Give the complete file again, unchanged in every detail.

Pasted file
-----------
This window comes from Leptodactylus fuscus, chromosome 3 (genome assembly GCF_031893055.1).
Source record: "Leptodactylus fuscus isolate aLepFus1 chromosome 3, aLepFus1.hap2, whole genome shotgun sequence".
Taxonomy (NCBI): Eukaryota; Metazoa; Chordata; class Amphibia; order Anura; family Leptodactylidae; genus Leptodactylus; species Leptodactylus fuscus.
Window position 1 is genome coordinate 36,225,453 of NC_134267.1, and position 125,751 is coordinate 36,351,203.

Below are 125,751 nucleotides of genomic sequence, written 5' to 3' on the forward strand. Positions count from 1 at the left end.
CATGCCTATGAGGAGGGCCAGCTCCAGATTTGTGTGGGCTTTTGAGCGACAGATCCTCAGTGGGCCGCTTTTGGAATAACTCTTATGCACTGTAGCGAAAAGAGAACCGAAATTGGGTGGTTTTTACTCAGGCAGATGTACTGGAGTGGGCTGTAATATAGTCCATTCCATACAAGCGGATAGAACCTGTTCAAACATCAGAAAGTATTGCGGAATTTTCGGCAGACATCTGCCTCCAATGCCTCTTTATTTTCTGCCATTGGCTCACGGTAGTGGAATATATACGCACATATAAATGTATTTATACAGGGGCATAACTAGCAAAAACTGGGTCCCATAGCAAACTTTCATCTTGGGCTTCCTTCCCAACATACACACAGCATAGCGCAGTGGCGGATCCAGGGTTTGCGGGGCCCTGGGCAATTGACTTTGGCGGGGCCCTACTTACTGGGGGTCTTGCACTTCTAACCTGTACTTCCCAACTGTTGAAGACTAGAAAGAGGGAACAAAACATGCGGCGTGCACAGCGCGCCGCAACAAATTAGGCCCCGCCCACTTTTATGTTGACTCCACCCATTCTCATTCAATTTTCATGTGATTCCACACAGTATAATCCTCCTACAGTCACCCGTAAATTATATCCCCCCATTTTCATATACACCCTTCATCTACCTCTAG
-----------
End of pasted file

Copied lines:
This window comes from Leptodactylus fuscus, chromosome 3 (genome assembly GCF_031893055.1).
Source record: "Leptodactylus fuscus isolate aLepFus1 chromosome 3, aLepFus1.hap2, whole genome shotgun sequence".
Taxonomy (NCBI): Eukaryota; Metazoa; Chordata; class Amphibia; order Anura; family Leptodactylidae; genus Leptodactylus; species Leptodactylus fuscus.
Window position 1 is genome coordinate 36,225,453 of NC_134267.1, and position 125,751 is coordinate 36,351,203.

Below are 125,751 nucleotides of genomic sequence, written 5' to 3' on the forward strand. Positions count from 1 at the left end.
CATGCCTATGAGGAGGGCCAGCTCCAGATTTGTGTGGGCTTTTGAGCGACAGATCCTCAGTGGGCCGCTTTTGGAATAACTCTTATGCACTGTAGCGAAAAGAGAACCGAAATTGGGTGGTTTTTACTCAGGCAGATGTACTGGAGTGGGCTGTAATATAGTCCATTCCATACAAGCGGATAGAACCTGTTCAAACATCAGAAAGTATTGCGGAATTTTCGGCAGACATCTGCCTCCAATGCCTCTTTATTTTCTGCCATTGGCTCACGGTAGTGGAATATATACGCACATATAAATGTATTTATACAGGGGCATAACTAGCAAAAACTGGGTCCCATAGCAAACTTTCATCTTGGGCTTCCTTCCCAACATACACACAGCATAGCGCAGTGGCGGATCCAGGGTTTGCGGGGCCCTGGGCAATTGACTTTGGCGGGGCCCTACTTACTGGGGGTCTTGCACTTCTAACCTGTACTTCCCAACTGTTGAAGACTAGAAAGAGGGAACAAAACATGCGGCGTGCACAGCGCGCCGCAACAAATTAGGCCCCGCCCACTTTTATGTTGACTCCACCCATTCTCATTCAATTTTCATGTGATTCCACACAGTATAATCCTCCTACAGTCACCCGTAAATTATATCCCCCCATTTTCATATACACCCTTCATCTACCTCTAG